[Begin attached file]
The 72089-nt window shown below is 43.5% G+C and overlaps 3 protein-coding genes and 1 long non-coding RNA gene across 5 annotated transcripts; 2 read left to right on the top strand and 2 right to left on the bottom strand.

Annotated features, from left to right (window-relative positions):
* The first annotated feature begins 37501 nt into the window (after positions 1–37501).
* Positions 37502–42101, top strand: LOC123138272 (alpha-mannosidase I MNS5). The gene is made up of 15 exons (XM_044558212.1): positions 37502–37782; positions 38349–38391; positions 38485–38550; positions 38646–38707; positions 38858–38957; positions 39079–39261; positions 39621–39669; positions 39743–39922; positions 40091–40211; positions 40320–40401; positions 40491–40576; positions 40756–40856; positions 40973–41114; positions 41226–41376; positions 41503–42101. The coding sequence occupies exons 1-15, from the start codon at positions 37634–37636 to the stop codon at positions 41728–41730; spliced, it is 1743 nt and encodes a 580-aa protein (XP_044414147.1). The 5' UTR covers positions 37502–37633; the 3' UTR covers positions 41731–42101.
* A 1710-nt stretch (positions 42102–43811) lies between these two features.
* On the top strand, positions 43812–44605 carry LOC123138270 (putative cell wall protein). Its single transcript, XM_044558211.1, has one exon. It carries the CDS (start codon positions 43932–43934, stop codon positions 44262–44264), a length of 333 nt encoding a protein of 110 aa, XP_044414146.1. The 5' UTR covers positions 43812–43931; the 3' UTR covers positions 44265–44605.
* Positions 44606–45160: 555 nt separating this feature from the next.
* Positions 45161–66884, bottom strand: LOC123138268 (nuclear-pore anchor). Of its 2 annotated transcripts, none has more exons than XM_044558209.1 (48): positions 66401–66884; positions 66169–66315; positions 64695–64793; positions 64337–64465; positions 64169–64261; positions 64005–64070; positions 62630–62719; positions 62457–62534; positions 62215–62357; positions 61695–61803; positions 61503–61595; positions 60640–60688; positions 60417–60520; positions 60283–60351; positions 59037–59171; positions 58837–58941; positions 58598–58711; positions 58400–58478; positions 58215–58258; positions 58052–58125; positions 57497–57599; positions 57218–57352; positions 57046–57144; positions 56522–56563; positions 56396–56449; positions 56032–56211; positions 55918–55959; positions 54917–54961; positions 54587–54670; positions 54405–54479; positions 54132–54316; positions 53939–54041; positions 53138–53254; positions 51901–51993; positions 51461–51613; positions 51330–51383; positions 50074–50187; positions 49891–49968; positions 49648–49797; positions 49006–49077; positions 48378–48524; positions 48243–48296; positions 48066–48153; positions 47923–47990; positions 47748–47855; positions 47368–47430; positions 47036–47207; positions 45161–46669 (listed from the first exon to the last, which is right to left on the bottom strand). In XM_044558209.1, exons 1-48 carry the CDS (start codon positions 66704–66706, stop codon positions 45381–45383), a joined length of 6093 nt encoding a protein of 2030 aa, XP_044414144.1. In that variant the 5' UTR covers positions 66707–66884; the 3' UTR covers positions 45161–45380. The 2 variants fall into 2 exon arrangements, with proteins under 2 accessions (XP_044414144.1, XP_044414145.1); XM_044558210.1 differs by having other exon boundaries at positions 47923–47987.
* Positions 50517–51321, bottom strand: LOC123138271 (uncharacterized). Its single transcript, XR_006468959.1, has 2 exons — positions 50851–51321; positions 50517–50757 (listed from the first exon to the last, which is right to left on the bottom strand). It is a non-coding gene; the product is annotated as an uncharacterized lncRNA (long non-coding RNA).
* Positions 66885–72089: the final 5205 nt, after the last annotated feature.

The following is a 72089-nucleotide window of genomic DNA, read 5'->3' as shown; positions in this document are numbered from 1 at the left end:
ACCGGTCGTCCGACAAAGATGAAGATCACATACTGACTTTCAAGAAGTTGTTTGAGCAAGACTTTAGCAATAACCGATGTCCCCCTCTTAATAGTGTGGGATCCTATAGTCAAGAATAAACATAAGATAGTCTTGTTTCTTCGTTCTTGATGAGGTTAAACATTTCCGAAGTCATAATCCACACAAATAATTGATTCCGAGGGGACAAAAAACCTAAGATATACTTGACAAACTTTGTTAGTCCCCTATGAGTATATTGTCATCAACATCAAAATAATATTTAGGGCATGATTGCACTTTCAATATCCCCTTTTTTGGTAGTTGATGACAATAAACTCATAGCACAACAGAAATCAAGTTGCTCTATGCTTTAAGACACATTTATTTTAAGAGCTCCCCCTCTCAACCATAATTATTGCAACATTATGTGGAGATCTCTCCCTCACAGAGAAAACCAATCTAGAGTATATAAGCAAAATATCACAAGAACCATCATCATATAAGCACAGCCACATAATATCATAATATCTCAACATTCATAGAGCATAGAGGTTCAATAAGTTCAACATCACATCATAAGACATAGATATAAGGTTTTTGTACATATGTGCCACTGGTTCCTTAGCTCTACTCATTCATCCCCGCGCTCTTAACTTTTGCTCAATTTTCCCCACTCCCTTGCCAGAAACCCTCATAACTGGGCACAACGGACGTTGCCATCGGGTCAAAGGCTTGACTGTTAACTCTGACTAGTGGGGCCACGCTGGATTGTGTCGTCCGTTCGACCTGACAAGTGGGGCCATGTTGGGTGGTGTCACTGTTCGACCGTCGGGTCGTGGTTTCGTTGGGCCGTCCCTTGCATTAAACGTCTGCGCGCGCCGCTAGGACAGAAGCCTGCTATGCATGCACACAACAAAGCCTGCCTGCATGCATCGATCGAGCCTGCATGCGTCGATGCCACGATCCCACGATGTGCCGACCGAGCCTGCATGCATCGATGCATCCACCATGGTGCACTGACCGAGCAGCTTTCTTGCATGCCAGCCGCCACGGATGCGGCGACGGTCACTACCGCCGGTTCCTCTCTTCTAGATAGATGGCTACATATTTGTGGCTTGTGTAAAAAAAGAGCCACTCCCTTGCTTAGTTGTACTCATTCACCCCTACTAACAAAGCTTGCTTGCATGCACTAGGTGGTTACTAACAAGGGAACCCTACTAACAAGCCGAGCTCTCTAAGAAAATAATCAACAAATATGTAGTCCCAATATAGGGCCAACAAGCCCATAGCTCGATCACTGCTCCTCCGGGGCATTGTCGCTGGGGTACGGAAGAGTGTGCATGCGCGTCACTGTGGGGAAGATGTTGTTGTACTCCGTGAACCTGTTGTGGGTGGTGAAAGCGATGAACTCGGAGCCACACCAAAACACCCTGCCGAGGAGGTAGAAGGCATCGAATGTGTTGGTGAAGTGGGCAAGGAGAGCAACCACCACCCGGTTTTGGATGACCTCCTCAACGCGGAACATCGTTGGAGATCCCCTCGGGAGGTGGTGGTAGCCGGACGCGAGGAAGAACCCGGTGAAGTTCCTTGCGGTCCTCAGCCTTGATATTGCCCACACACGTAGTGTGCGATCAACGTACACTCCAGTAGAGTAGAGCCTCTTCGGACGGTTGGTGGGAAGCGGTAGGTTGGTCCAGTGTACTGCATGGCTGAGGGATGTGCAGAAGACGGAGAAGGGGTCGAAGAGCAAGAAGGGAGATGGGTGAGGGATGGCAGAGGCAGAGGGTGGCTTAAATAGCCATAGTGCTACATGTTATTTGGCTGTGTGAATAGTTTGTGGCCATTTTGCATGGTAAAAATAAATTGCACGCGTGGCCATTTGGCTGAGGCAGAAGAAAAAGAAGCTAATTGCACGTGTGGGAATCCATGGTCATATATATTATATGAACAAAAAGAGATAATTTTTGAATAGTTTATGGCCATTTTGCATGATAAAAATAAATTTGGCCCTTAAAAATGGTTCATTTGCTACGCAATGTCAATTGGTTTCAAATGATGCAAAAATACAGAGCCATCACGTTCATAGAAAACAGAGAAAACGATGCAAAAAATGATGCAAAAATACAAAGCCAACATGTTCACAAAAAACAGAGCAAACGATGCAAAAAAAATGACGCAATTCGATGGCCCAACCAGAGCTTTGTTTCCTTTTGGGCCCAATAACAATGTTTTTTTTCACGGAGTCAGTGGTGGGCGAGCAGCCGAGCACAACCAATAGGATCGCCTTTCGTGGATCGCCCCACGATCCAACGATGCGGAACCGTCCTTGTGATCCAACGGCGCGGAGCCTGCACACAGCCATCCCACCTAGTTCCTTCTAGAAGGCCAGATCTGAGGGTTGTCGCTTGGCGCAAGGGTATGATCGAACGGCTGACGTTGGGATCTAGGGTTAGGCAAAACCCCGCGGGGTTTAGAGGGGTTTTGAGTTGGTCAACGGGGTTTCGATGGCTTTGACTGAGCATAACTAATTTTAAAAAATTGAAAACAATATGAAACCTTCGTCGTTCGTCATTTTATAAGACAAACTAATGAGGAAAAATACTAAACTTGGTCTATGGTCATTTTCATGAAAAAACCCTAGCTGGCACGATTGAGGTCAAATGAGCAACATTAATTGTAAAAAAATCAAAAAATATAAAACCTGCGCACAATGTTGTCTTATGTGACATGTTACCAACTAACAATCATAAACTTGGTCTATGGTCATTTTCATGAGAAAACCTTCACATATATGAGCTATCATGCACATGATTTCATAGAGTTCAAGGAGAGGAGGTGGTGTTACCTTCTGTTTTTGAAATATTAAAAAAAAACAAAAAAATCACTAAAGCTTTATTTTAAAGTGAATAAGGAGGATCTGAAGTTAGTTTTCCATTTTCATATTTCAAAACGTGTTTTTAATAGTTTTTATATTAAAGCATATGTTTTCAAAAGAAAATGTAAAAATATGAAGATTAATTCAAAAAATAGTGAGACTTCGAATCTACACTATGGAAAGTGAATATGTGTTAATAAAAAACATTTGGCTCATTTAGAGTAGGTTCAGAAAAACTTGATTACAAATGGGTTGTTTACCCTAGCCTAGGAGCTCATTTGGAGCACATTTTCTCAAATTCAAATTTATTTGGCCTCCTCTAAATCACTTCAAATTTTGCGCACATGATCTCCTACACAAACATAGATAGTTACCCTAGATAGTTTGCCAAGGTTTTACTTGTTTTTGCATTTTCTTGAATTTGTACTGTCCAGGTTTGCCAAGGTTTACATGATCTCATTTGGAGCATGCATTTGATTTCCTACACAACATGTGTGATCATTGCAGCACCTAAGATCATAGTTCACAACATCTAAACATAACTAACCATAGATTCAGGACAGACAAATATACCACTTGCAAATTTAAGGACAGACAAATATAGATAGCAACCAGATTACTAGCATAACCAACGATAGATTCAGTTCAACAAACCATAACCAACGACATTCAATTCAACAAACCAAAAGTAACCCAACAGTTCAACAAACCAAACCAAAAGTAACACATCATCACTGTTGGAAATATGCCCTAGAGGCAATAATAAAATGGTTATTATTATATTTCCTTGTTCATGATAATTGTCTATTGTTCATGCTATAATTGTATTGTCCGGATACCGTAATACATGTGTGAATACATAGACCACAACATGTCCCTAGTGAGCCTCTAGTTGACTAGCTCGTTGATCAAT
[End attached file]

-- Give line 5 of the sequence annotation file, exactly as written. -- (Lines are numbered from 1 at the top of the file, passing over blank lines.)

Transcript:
* A 1710-nt stretch (positions 42102–43811) lies between these two features.